Verbal Reasoning Guide


Verbal Reasoning is the first subtest of the UCAT exam, and one that many candidates find challenging. It tests your ability to comprehend written information in the form a passage. Why, you may ask, is this important for a potential medical student? This ability is needed in medicine to quickly read and interpret information, which is an essential skill for medical practitioners in the workplace.

This section contains 11 passages, with 4 questions related to each passage. That means there are a total of 44 questions to complete in 21 minutes, which equates to 20 – 30 seconds per question.

There are two types of questions in this subtest:

  1. Multiple Choice (28 questions): Four unique answer options where only one option is correct.
  2. True/False/Can’t Tell (16 questions): The question contains a statement and you must select if it is true or false based on the information in the passage. If the information does not support the statement or explicitly disagree, then the answer is “Can’t Tell” .

There are few keys things to remember when attempting Verbal Reasoning questions. As with the rest of the question, this subtest does not have the luxury of time. It is important that you are wise with your time and use it efficiently. This means triaging certain passages to complete later on. These passages would usually be the long, complicated passages which would require time. When skipping these questions, make sure to select an answer option, flag the question so you can come back and review it (if you have time at the end) and move on. The subtest contains a variety of passages with varying difficulty, so make sure to capitalise on the easier ones .

There are a couple of different ways you can approach a Verbal Reasoning question. The first is that you read the entire passage, and then move onto the questions. This may be useful in ensuring that the you answer the question correctly, but you will be wasting a great deal of time reading the passage. The second method is to read the questions first, and then go back and have a look in the passage for the answer. This method may work for some and is highly time-efficient (most of the time), but isn’t totally accurate. I suggest a hybrid method, combining a passage-based approach and question-based approach in answering Verbal Reasoning questions. When you approach a passage, read the title (if it has one), the beginning, skim the middle part of the passage, read the ending, and then look at the question. From the question try to extract keywords, such as numbers, names, years or people. Then scan the passage to find the keywords. You should roughly know where to find it in the passage, since you have already skimmed through the passage. Once you find the keyword, slow down, read the sentence that contains the keyword, and the sentences before and after. You should be able to find the answer there for most questions.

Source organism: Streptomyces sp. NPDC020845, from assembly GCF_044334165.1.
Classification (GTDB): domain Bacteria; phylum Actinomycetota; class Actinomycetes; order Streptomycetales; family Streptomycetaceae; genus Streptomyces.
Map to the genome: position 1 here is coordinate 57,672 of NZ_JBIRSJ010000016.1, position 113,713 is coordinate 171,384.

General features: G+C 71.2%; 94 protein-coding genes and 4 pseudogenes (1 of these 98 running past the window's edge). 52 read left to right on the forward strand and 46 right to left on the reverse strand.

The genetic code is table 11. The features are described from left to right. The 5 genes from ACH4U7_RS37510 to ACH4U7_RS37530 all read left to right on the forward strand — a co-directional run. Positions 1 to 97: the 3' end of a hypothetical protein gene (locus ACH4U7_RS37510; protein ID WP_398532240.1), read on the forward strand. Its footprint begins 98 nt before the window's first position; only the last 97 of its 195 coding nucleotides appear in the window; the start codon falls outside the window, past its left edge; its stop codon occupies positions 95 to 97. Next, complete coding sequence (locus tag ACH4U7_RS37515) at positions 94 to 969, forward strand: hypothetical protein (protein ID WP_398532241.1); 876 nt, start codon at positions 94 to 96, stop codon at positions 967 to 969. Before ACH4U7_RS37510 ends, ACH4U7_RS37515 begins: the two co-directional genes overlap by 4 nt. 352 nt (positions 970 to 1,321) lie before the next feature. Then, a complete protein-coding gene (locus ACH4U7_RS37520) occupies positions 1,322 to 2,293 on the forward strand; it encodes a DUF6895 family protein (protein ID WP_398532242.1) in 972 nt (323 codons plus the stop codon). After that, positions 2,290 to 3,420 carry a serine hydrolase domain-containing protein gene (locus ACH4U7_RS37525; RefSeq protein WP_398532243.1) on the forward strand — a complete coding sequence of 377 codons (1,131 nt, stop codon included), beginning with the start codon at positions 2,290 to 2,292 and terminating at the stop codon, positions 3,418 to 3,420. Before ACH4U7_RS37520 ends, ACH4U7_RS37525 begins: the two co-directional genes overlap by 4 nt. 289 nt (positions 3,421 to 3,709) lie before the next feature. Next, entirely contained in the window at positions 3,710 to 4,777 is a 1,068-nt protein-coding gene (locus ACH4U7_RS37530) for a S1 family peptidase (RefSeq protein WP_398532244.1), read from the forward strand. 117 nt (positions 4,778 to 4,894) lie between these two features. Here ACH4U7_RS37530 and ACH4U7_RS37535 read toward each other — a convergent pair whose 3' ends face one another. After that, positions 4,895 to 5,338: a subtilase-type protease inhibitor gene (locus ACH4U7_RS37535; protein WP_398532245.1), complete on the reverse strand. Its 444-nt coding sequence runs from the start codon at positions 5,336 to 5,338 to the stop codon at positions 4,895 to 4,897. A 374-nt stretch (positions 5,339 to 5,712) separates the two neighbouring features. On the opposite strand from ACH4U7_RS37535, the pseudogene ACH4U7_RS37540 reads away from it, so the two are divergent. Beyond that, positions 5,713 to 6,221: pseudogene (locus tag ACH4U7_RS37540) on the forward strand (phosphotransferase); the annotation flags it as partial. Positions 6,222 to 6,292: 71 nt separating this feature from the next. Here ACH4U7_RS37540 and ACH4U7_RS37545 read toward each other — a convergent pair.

Another key thing to remember with Verbal Reasoning questions is that you only use the information given in the passage. Even though you may be familiar with the topic of the passage, it is important to only utilise the information given.

Verbal Reasoning is often perceived as one of the harder subtests (probably because most medical hopefuls are science minded ), but it doesn’t have to be the case. By practising under timed conditions and working to improve your method of finding the answer to the questions in the subtest, you should be able to improve your marks significantly.

If you have any questions or comments about the Verbal Reasoning subtest, let me know down below!